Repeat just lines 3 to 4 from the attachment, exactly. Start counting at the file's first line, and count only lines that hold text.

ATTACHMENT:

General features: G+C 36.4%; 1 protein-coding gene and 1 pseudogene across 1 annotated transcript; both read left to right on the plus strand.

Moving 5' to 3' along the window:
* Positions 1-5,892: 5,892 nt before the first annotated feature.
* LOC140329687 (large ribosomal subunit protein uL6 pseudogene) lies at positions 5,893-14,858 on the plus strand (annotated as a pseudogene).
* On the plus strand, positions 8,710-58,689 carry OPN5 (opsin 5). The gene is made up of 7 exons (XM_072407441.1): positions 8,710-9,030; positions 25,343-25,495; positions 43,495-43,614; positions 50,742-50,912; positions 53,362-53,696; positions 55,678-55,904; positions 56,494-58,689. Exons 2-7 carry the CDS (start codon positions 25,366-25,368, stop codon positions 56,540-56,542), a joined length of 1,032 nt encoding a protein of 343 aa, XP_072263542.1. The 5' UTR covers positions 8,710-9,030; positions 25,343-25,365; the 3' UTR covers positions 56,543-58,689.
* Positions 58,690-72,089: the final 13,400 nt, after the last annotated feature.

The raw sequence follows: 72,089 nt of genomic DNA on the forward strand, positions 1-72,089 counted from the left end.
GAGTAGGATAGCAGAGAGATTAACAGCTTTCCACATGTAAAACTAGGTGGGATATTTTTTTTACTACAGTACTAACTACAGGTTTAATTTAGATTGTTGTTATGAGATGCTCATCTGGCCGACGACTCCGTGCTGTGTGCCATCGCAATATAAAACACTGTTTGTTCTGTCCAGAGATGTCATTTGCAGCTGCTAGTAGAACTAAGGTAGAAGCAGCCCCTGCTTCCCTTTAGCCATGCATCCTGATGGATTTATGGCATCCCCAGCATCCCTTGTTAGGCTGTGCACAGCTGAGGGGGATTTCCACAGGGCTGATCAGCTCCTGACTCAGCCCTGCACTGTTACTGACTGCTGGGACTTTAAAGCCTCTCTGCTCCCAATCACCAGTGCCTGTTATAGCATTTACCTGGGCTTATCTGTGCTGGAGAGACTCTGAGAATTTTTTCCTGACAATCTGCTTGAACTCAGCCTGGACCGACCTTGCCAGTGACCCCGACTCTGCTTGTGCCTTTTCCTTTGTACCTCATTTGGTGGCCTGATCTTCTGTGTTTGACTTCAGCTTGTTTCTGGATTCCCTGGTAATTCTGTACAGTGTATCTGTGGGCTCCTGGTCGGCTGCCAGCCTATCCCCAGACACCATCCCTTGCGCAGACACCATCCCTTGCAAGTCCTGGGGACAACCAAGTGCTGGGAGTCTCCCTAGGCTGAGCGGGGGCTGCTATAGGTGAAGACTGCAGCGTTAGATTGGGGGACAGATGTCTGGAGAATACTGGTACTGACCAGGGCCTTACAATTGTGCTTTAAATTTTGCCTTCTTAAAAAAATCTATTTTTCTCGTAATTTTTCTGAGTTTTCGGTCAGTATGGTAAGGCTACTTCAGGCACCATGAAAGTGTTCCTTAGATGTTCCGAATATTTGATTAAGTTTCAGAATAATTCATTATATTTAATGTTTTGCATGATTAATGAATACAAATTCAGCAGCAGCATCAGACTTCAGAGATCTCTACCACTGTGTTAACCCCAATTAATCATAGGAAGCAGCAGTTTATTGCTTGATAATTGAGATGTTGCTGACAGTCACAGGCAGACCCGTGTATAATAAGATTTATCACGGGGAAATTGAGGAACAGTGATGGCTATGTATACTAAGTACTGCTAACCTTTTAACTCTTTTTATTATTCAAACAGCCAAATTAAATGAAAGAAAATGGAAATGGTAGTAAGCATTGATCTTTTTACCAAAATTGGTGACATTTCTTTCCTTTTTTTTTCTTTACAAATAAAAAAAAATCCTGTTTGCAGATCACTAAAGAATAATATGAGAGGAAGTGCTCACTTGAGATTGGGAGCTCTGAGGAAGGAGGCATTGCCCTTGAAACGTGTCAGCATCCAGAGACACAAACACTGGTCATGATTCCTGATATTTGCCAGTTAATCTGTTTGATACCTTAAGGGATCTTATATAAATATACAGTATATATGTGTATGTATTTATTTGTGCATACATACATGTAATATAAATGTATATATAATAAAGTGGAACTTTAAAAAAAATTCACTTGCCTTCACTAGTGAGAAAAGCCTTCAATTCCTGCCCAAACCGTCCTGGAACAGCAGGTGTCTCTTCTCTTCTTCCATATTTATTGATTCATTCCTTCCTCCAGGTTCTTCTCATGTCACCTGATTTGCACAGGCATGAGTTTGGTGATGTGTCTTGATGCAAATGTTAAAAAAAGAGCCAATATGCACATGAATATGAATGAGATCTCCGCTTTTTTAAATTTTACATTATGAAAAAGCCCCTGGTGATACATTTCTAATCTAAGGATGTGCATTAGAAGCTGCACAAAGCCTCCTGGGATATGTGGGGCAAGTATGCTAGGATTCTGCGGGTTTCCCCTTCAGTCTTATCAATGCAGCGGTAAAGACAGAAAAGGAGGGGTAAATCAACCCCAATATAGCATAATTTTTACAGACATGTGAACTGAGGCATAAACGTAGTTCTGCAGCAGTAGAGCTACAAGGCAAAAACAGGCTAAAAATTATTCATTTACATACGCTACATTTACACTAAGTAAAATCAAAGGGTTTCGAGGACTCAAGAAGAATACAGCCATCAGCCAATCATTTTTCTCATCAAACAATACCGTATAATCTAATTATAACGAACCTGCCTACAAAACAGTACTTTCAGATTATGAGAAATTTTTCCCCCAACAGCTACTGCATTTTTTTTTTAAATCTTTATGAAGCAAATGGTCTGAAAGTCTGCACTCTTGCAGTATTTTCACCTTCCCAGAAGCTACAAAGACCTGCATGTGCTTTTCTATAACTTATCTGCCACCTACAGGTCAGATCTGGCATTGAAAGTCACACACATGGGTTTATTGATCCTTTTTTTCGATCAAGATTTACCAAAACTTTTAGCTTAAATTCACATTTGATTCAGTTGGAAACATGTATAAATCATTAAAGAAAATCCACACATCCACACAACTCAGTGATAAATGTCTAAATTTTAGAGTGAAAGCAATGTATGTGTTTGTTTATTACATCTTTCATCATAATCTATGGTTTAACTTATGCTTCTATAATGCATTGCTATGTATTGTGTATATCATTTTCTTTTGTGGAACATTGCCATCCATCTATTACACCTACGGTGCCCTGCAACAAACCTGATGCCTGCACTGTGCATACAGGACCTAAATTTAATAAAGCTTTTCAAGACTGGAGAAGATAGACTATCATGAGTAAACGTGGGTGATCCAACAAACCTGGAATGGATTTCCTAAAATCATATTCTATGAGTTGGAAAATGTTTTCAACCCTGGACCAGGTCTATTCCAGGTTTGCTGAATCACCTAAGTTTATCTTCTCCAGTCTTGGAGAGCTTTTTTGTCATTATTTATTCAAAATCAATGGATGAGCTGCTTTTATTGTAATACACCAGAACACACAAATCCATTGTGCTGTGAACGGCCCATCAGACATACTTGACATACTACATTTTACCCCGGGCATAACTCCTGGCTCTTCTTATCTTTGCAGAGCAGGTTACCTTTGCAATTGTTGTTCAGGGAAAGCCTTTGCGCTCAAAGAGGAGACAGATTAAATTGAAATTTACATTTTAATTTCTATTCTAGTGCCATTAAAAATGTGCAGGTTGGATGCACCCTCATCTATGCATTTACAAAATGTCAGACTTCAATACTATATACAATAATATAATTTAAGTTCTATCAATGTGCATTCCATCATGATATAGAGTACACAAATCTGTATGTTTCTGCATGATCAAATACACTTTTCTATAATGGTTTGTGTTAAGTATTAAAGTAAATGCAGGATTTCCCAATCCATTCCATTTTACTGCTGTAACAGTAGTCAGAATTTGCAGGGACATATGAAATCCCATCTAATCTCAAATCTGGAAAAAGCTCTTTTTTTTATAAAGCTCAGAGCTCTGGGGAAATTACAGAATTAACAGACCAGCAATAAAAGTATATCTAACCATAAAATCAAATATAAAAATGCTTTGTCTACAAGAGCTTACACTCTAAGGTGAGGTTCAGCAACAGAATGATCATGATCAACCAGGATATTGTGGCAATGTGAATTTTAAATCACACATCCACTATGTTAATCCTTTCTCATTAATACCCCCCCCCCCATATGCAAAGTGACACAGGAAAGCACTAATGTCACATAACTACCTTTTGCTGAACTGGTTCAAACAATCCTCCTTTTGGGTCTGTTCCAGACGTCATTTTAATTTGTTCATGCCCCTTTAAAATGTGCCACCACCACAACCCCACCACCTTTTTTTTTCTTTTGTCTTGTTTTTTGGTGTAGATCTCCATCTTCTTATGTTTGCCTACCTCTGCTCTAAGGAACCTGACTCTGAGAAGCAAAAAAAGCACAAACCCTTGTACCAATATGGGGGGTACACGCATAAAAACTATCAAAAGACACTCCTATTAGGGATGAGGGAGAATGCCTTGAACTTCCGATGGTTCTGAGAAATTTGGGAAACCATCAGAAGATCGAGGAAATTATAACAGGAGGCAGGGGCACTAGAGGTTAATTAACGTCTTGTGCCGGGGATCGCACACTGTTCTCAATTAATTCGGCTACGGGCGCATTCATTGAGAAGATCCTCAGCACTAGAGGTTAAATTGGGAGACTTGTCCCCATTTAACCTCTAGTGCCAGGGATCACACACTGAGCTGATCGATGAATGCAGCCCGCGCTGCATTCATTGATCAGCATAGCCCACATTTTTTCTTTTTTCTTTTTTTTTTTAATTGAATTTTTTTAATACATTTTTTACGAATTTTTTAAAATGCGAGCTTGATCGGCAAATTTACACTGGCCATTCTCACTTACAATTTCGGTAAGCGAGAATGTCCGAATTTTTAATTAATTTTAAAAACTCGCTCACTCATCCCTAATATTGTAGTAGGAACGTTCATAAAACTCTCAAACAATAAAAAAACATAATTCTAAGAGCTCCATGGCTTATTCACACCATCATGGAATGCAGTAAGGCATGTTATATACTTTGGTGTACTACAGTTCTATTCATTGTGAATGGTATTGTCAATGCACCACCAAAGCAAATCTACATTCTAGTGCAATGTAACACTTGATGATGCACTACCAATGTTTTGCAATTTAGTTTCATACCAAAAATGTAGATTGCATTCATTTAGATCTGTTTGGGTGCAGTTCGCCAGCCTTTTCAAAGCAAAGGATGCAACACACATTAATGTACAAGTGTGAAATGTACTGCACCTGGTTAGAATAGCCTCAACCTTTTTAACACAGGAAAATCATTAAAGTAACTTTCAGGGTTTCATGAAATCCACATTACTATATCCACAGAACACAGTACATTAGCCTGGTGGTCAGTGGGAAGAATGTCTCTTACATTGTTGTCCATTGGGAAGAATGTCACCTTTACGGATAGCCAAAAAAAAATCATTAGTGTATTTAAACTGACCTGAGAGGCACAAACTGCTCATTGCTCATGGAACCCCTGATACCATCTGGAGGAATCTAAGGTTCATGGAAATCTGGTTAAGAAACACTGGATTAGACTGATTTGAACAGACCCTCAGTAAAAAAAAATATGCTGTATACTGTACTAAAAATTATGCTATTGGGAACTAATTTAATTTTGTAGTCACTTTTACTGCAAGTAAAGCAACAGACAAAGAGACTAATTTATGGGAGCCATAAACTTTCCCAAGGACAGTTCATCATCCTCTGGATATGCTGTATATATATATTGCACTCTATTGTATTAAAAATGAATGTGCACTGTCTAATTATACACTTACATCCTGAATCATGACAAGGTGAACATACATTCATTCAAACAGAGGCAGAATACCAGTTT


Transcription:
* Positions 1-5,892: 5,892 nt before the first annotated feature.
* LOC140329687 (large ribosomal subunit protein uL6 pseudogene) lies at positions 5,893-14,858 on the plus strand (annotated as a pseudogene).